Donald's Encyclopedia of Popular Music


MANN, Herbie

(b Herbert Jay Solomon, 16 April 1930, Brooklyn, NY; d 1 July 2003) Flautist. Played with Mat Mathews Quintet '53-4 (accordionist Mathews b 18 June 1924, Rotterdam, Holland; d there 12 February 2009: to USA 1952-64; records on Brunswick and Dawn with Mann, Four French Horns '57 on Savoy with David Amram, etc). Mann recorded for Bethlehem '55-6, Prestige, Riverside, Epic, Verve, Savoy '56-8 (Savoy tracks with Phil Woods reissued as Be-Bop Synthesis, on CD as Yardbird Suite; Flute Soufflé later on Fantasy CD included Bobby Jaspar and Tommy Flanagan). He wrote TV music, toured Europe etc; formed AfroJazz sextet '59, toured Africa for State Dept '60; visited Brazil '61, toured the world for years.

He began recording for Atlantic '60, often using Latin sidemen such as Patato Valdes, Willie Bobo, Johnnie Pacheco etc and albums began to reach the pop chart with Live At The Village Gate '62, with bassists Ahmed Abdul-Malik (b 30 January 1927, Brooklyn; d 2 October 1993, Long Branch, New Jersey: of Sudanese descent, he also played the oud) and Ben Tucker (b 13 December 1930, Nashville TN; d 4 June 2013: Tucker also played with Marian McPartland, Billy Taylor and many others, was also a successful businessman), Hagood Hardy on vibes (b 26 February 1937, Angola IN; d 1 January 1997; later with Martin Denny, George Shearing), Rudy Collins on drums (b 24 July 1934, NYC; d 15 August 1988), Ray Mantilla and (James) Chief Bey (d 8 April 2003 aged 91, Brooklyn NY) on additional percussion, the set including an early piece of jazz-funk, Tucker's 'Comin' Home Baby': it was a top 30 pop album and Mann became the most popular jazzman ever to take up the flute.

Twenty-five LPs reached the top 200 pop albums '62-79 including a bossa nova album made in Rio '63, with Sergio Mendes, Antonio Carlos Jobim; two live sets from Newport '63-5; Memphis Underground '69, with Roy Ayers and Larry Coryell; Stone Flute, Memphis Two-Step and Push Push '70-71 (latter with guest guitars John Abercrombie and Duane Allman) were on Mann's Embryo label, distributed by Atlantic. From about '72 he often called his various groups Family of Mann, often featured ex-Ray Charles sideman David 'Fathead' Newman. London Underground '73 and Reggae '74 were back on Atlantic, made in London, former with Mick Taylor, Albert Lee, Stephane Grappelli, others; latter with Tommy McCook, leader of Jimmy Cliff's band. Discotheque '75 was top 30 LP including dance hit 'Hi-Jack'; Waterbed same year with Newman was no. 75, with a remake of 'Comin' Home Baby', covers of Ray Charles's 'I Got A Woman' and boogaloo hit 'Bang! Bang!', vocal by Cissy Houston on 'Violets Don't Be Blue'; Surprises '76 was a big-band set, also with Newman and Houston; Super Mann '79 again reached the top 100 albums.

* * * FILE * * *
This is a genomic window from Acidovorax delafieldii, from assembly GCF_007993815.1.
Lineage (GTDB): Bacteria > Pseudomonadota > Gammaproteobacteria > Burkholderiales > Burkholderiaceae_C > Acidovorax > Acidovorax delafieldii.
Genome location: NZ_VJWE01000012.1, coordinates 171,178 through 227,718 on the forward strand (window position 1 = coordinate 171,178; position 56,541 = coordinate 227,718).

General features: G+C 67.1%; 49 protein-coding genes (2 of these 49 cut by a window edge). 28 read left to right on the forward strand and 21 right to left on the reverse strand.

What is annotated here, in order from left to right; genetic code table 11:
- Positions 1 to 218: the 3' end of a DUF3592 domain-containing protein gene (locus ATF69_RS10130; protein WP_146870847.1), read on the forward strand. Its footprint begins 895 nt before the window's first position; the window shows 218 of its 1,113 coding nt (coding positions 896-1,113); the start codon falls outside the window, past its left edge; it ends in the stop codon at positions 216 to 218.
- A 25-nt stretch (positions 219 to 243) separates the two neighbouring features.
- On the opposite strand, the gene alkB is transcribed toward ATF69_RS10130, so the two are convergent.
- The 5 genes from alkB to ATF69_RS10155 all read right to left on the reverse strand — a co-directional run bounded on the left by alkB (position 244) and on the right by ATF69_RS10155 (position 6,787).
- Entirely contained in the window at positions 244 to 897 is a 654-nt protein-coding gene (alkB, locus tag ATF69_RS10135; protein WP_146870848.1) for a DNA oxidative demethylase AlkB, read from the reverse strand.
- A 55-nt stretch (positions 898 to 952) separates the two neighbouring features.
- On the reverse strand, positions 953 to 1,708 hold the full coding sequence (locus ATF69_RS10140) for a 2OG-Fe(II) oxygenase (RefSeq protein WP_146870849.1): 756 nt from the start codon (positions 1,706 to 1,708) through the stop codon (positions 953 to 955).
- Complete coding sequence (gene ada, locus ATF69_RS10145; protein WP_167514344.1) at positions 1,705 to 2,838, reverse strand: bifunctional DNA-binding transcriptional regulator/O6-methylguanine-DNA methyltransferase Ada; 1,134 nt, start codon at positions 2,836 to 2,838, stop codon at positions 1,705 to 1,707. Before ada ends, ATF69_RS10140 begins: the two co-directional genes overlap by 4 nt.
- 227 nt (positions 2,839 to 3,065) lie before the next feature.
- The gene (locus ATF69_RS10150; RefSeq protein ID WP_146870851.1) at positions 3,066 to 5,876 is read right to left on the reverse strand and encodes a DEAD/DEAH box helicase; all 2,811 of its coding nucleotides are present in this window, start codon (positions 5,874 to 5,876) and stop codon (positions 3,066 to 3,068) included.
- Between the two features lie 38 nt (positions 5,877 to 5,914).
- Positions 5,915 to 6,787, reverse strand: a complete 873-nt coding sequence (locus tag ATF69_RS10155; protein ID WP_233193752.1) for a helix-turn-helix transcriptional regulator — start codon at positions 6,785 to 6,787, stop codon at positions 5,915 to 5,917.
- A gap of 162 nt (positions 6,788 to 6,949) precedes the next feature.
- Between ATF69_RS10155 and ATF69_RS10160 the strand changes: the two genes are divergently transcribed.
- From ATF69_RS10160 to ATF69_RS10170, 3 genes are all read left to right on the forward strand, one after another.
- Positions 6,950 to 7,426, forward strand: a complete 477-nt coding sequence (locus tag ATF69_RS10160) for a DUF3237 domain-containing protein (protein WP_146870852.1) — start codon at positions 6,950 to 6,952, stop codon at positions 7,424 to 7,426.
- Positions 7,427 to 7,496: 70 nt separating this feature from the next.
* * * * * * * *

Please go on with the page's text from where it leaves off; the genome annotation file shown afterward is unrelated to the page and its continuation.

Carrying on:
Among many other albums: Nirvana '61-2 on Atlantic with Bill Evans Trio, Glory Of Love '67 on A&M, Concerto Grosso In D Blues '68 on Atlantic with orchestra, big-band Big Boss Mann '65 on Columbia (aka Latin Mann), Gagaku And Beyond '76 on Finnadar with Japanese musicians, tone poems All Blues/Rain Forest '80 on Herbie Mann Music, with flute, bass, tabla and percussion. Caminho De Casa was on Chesky with Pail Socolow, Mark Soskin, Ricky Sebastian, Romero Lobambo and others, Opalescence '88-9 on Kokopelli with much the same cast. Deep Pocket '92 had Ayers, Newman, Les McCann and others; Peace Pieces '95 was a tribute to Bill Evans, with bass, drums, guest Randy Brecker on some tracks and flutes overdubbed, both on Kokopelli. 65th Birthday Celebration on Lightyear included many guests; the Atlantic years were anthologized on two-CD The Evolution Of Mann.